Raised by Communists, I knew little of the traditional Jewish culture, especially about its symbols and rituals. When I first saw a small, strange-looking trinket with Hebrew lettering on a doorjamb of our relatives’ house, I was curious.
“It’s a mezuzah,” my uncle explained, and added jokingly. “It’s a Jewish good luck charm. Keeps the evil energy away and brings good karma into the house.”
I liked the idea, but, raised by the same Communists, my uncle was wrong, which I found out years later. While mezuzahs are indeed placed on doorjambs symbolically, they don’t have anything to do with good luck. Nor do they bear any connection with the lamb's blood placed on the doorposts in Egypt. Rather, it is a constant reminder of god's presence and god's commandments.
In Hebrew, mezuzah (מְזוּזָה ) means doorpost . It is a piece of parchment called klaf contained in a decorative case inscribed with two sections of Jewish prayer “Shema Yisrael,” from the Torah's Book of Deuteronomy, in which God commands Jews to keep his words constantly in their minds and hearts. The prayer begins with the phrase: "Hear, O Israel, the Lord our God," and goes on for quite a while. When passing through a door with a mezuzah on it, one is supposed to kiss thy fingers and touch the casing, expressing love and respect for god and his will.
The mezuzah should be placed on the doorposts of every Jewish home. Mezuzot (plural of mezuzah) should also be placed in every room within the home with the exception of bathrooms because bathrooms are unclean. According to the Jewish law, the mezuzah should also be affixed to gates leading to communal places, synagogues, schools, and even on city gates, symbolizing the sovereignty of the commandments over the Jewish social and communal life. In other words, you must not forget that god is watching over you – even for a split second.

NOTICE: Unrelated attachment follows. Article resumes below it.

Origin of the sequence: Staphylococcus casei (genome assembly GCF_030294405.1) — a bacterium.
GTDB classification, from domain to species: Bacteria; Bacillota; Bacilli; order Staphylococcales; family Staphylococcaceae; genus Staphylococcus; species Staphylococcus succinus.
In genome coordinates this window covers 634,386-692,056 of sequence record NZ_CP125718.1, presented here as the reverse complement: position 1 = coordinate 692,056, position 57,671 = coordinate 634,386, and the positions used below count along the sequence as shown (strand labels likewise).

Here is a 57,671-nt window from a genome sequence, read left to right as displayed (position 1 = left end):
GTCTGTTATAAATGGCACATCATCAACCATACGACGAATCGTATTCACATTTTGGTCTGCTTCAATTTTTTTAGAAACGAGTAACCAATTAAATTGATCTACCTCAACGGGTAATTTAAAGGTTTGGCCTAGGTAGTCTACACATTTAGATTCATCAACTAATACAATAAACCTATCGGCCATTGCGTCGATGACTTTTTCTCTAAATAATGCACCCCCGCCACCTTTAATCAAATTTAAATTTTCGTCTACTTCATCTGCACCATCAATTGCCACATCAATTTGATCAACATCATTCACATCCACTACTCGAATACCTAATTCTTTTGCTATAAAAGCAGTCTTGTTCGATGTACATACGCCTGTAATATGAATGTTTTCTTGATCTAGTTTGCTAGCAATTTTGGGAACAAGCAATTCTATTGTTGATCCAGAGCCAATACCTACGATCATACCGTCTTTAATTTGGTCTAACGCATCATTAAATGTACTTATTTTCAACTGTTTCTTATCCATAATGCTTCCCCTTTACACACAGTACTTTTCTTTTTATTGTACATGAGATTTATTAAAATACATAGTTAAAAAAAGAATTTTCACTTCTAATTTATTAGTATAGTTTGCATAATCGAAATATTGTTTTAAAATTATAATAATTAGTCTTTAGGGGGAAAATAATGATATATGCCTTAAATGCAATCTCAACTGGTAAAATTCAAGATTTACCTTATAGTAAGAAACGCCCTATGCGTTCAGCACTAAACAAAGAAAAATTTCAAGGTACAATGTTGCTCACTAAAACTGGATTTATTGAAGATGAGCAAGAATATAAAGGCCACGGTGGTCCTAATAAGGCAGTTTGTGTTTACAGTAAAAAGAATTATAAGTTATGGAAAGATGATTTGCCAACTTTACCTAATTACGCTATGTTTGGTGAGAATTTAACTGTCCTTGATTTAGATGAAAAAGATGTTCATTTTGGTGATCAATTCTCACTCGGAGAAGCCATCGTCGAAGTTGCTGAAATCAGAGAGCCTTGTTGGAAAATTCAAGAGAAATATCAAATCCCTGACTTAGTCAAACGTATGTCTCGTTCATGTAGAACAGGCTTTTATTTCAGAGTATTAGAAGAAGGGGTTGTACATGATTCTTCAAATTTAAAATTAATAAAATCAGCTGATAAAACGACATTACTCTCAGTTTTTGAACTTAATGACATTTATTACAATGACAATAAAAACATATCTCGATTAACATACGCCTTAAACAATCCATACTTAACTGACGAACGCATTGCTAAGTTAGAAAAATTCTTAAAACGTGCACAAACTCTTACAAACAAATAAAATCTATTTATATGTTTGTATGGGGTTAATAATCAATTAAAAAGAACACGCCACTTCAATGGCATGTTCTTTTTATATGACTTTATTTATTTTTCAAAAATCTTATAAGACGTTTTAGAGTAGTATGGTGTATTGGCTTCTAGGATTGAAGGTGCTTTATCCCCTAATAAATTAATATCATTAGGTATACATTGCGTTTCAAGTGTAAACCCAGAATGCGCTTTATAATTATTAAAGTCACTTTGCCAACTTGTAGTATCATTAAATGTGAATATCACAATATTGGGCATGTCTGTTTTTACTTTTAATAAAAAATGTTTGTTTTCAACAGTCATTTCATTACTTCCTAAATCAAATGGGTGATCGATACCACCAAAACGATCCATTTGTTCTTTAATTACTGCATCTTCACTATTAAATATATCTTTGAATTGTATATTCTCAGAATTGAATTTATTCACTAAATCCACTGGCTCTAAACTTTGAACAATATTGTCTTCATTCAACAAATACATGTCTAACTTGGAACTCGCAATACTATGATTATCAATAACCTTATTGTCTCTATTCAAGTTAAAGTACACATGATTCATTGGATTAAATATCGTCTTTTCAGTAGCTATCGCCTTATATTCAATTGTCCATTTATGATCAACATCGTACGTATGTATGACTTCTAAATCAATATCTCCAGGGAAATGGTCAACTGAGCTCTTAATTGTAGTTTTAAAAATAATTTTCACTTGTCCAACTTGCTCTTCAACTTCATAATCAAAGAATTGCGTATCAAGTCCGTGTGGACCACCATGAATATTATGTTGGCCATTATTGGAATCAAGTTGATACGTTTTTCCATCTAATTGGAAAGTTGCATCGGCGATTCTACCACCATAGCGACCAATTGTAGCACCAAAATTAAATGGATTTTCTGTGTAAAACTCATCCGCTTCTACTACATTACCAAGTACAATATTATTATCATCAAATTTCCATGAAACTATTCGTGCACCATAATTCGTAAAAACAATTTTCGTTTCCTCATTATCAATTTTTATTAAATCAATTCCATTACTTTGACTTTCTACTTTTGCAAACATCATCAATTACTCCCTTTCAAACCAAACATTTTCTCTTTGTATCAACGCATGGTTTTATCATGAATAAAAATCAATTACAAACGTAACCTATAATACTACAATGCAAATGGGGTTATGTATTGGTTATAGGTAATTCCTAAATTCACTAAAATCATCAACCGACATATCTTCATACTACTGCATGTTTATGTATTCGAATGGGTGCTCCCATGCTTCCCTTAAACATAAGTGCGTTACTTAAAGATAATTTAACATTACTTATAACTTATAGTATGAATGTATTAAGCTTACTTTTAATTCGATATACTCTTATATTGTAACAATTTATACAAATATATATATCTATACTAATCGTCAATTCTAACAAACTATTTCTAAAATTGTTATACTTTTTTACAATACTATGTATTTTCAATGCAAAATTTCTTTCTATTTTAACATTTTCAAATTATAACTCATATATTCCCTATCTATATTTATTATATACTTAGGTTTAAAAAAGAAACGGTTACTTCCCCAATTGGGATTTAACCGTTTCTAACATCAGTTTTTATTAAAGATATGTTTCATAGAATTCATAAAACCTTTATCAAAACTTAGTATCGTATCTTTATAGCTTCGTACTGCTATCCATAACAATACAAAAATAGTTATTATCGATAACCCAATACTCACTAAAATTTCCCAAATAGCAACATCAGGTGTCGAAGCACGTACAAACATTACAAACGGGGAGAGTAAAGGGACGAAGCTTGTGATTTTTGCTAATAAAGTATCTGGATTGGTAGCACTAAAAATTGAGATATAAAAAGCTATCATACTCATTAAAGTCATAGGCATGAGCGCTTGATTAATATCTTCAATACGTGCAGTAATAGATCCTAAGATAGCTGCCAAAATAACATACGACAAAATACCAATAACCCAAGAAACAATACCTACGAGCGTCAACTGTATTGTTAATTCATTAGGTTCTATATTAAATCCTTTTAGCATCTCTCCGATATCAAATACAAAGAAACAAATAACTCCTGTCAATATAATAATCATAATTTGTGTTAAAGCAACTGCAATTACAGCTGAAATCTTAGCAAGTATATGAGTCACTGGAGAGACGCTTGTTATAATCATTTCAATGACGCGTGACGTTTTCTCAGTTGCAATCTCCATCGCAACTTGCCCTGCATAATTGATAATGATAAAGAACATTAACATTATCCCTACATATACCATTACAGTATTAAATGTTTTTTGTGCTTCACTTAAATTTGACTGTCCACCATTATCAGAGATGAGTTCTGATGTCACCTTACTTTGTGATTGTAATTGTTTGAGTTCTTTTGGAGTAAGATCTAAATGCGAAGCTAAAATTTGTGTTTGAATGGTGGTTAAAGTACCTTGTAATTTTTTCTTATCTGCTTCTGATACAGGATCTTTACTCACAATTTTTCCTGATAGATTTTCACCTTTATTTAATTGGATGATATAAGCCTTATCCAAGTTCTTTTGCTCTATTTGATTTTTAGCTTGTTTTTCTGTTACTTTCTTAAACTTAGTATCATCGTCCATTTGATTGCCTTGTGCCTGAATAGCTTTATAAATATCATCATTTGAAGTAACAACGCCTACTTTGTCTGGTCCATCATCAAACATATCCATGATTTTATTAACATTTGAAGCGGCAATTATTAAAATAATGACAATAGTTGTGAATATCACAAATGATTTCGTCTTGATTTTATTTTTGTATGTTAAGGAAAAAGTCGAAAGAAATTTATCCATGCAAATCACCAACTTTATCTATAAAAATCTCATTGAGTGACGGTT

A lot of work goes into making a simple mezuzah. It may seem that the most complex piece of it is the case (which can be a work of art in itself), but the real effort lays is the creation of the parchment. The scroll is prepared by a qualified scribe, sofer stam who has undergone many years of meticulous training. The verses are written in black indelible ink with a special quill pen. The parchment is then rolled up and placed inside the case.
And now, a trick question: why is that most mezuzahs are attached at a 45 degree angle instead of vertically or horizontally? The answer lays in the Jewish culture – notorious for their debating talents, surpassed perhaps only by Italians, Jews can argue forever. So did the two medieval Rabbis Rashi and Rabbeinu Tam; they could not agree whether the precious symbol should be placed horizontally or vertically. Finally, they compromised, settling on the golden middle. Ever since, Ashkenazi Jews tilt the case so that the top slants toward the room the door opens into.
Alas, my mezuzah is not affixed at any angle on my front door. I keep none. Once I learned it wasn’t an enticing good-luck charm that kept me safe from evil spirits, but a religious symbol designed to remind me of god every time I set foot outside the door or returned home, it lost its magic.